Reports from last night suggest that the Baltimore Orioles have signed Ubaldo Jiminez to a 4 year $50M deal. As is widely known, Jiminez was one of the two remaining high quality starting pitchers on the free agent market, and was widely believed to be on the Jays’ radar. I had been planning a post over the past couple days about how certain I was that the Jays would sign at least one of Jiminez or Santana. In fact, I was almost willing to bet my life on it. But now things have changed drastically.
To be clear, obviously it’s still possible that the Jays sign Santana and none of this matters. But the Orioles signing of Jiminez to a $50M deal indicates that the market for Jiminez and Santana is still a bit more expensive than we, and the Jays, might have hoped. Santana has been evaluated by many to be of similar value to Jiminez. Both have many question marks, both have high upside and are coming off seasons where they seemed to revitalize their careers. It is unlikely that Santana’s deal will end up much less than $50M.
The outlook from here really depends on why the Jays passed up Jiminez, and there are several options. If we want to be optimistic, we can say the Jays really preferred Santana over Jiminez the entire time. Much has been made of Jiminez’s seemingly real improvements this season, as his solid numbers were backed up by even better peripherals and advanced stats. For this reason many, including our own Kevin Thang, felt that Jiminez should be the more sought after acquisition this offseason. However, Jeff Sullivan of Fangraphs recently reminded us that most of Ubaldo’s good numbers really came from the final 2 months of the season, in which the competition he faced was really pretty bad. I think numbers as good as the ones he posted still need to be taken seriously regardless of the competition, but perhaps it was this that convinced the Jays that Jiminez just wasn’t worth the $50M they knew it would take to get him.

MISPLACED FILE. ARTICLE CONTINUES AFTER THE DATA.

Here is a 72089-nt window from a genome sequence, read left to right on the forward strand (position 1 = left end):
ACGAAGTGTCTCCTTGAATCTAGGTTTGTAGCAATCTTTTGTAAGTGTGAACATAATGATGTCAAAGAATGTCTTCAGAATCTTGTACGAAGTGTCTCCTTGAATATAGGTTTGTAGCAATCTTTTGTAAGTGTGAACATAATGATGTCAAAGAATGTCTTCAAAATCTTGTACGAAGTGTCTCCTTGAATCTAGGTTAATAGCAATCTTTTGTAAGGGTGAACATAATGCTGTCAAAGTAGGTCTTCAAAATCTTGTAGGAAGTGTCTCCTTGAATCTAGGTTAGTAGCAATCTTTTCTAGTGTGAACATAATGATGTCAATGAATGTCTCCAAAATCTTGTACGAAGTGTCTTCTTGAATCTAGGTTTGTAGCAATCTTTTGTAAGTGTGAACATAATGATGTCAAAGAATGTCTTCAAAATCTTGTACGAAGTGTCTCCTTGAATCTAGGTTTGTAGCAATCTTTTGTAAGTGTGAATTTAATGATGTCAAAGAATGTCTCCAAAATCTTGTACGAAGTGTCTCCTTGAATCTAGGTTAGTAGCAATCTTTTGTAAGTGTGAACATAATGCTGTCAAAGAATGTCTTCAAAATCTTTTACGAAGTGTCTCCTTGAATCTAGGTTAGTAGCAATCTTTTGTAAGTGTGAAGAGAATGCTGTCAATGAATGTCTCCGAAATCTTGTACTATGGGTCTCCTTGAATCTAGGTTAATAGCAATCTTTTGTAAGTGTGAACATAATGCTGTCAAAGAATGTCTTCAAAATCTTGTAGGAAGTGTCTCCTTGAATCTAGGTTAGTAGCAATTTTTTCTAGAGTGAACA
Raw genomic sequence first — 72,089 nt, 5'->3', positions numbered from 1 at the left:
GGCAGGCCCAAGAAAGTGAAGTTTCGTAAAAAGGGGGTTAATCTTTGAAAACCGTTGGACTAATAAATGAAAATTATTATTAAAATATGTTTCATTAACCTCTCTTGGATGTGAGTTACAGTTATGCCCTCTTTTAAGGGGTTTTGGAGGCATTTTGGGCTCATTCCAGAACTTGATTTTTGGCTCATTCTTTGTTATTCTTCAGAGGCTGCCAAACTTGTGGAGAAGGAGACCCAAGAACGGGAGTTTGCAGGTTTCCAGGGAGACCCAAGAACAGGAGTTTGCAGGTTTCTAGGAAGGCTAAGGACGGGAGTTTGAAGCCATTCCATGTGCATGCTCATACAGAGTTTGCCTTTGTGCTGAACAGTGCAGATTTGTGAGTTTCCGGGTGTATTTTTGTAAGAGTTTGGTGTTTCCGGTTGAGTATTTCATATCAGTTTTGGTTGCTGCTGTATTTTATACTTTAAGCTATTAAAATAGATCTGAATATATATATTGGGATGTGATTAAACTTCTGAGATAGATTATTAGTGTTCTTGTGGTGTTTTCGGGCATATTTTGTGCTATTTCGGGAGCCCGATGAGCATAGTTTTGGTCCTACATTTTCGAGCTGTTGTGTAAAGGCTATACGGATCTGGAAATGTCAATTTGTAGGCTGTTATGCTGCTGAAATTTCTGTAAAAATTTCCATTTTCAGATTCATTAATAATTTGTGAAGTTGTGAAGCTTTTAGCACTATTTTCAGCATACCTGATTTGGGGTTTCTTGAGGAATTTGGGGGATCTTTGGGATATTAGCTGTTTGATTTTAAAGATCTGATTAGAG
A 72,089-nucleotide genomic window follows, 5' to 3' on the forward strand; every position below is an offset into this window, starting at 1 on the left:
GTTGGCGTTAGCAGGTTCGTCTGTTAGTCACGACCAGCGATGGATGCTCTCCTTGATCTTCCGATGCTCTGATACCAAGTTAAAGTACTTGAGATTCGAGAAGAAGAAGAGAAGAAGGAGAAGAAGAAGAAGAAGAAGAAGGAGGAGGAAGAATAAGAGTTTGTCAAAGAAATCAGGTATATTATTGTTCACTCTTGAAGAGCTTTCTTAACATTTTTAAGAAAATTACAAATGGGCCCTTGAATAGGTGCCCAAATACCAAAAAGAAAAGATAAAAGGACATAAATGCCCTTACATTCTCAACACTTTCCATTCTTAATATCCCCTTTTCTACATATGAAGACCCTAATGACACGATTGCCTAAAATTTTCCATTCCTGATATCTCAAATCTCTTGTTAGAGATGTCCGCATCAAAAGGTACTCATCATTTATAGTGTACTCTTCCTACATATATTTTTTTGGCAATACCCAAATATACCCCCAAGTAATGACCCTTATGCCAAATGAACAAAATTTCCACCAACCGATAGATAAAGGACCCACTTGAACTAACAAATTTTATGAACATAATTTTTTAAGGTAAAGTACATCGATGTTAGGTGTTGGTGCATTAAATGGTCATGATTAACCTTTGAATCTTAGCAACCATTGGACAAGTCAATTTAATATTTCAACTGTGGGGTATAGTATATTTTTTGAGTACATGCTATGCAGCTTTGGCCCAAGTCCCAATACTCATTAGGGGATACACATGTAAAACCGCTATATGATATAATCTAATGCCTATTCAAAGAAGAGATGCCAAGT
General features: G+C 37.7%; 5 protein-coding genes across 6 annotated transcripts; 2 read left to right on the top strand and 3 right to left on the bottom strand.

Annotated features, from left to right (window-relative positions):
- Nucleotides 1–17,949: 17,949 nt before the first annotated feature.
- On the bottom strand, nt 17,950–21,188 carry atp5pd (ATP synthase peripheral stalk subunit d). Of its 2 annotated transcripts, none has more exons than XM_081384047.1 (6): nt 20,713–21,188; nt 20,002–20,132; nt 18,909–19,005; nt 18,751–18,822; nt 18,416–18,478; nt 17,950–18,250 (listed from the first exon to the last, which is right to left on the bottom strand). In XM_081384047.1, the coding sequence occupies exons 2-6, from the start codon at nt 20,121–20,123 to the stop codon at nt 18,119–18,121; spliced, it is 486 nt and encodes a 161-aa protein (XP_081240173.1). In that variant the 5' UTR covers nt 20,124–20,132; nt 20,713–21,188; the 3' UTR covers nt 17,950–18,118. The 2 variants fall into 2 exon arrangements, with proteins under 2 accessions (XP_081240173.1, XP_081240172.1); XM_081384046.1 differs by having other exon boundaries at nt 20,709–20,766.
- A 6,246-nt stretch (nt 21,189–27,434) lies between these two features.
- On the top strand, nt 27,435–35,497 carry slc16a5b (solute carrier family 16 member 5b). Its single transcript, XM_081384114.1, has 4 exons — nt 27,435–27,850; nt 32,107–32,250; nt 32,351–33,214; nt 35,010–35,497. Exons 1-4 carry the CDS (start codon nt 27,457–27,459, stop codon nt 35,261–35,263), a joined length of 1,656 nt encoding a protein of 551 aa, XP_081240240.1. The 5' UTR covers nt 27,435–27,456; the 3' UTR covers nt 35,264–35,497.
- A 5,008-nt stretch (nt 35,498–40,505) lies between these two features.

Let’s hope that was their reasoning. If so, Santana makes for a safer acquisition. He lacks Jiminez’s upside, but he can certainly hold his own as a middle of the rotation starter if the improvements he made in Kansas last year were for real. And a solid mid-rotation guy would still do wonders for this team. Maybe the Jays are still willing to spend the $50M on Santana.
However, there is of course the possibility that the Jays didn’t prefer Santana over Jiminez, and were simply waiting for one of them to cave and accept an offer in the $30-$40M range. If that’s the case, with rumors out there that the free-spending Mariners and Yankees, among others, are still looking for high quality starting pitching, I find it hard to imagine that Santana will need to settle for much less than $50M. And if so, and the Jays are still not willing to meet those demands, I’m more afraid than ever that the Jays may enter 2014 without having acquired any starting pitching.
Pitchers and catchers have already reported to spring training. The longer Santana remains a free agent at this point, the less time the team that ultimately signs him has to get him into shape for the season. I’m sure somebody will snatch him up sometime this week. Let’s just hope that team is the Jays.